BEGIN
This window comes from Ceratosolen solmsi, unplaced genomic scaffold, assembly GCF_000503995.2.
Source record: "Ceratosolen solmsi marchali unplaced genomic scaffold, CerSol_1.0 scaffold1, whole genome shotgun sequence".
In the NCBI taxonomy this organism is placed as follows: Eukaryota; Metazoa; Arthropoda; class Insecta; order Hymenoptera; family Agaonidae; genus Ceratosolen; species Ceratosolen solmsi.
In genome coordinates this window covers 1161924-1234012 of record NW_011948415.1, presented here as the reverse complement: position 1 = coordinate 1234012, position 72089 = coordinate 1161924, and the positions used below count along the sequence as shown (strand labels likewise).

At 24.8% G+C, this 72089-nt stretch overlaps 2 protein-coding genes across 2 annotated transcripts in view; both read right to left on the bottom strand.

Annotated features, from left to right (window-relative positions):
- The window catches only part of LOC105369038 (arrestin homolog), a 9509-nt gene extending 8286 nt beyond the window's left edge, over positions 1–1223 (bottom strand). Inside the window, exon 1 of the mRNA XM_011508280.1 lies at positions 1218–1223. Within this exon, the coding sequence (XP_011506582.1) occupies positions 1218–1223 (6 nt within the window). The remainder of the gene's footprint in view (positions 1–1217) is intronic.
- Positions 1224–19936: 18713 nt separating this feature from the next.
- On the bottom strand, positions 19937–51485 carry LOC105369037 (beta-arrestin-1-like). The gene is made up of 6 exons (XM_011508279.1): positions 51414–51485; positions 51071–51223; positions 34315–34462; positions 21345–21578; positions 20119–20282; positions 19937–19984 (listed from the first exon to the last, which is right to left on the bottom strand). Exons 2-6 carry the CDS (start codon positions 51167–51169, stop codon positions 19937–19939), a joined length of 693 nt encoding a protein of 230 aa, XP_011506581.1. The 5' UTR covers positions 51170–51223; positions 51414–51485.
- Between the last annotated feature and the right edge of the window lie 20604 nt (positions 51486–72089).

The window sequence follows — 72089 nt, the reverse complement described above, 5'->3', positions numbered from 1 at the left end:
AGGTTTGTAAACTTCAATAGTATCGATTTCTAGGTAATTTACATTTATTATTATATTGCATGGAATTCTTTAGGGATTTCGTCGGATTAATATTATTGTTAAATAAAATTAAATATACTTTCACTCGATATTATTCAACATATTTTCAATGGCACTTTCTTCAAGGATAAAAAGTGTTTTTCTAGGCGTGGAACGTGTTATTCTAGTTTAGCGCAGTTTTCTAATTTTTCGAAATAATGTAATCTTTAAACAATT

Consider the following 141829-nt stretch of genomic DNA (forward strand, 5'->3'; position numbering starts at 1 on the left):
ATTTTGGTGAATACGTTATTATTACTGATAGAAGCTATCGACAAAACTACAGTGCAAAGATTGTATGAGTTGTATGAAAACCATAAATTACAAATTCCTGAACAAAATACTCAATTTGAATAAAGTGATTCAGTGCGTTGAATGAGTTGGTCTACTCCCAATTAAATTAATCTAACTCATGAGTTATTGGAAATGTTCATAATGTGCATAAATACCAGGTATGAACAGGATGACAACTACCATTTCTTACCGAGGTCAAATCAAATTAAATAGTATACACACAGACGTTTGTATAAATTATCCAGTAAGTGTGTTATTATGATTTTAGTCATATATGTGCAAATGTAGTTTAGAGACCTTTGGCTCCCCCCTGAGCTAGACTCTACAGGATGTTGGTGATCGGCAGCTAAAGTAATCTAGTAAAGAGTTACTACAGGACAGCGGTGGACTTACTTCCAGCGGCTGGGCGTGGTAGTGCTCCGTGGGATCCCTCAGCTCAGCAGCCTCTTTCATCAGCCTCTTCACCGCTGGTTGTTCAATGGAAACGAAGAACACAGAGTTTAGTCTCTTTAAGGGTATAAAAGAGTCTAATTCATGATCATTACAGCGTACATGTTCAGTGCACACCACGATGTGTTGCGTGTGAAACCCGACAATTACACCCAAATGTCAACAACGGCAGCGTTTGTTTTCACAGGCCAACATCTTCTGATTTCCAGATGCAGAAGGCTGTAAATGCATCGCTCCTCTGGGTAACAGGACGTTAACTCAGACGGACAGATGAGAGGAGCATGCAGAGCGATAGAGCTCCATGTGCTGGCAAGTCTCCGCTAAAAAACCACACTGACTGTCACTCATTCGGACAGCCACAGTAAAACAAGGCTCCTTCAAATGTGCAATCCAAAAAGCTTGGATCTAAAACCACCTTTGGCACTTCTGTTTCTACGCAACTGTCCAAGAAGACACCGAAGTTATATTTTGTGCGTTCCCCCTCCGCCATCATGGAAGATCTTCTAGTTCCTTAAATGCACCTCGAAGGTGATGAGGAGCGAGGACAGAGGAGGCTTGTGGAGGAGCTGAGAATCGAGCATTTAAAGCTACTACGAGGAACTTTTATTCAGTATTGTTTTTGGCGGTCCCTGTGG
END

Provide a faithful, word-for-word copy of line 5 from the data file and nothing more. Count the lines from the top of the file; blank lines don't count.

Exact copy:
At 24.8% G+C, this 72089-nt stretch overlaps 2 protein-coding genes across 2 annotated transcripts in view; both read right to left on the bottom strand.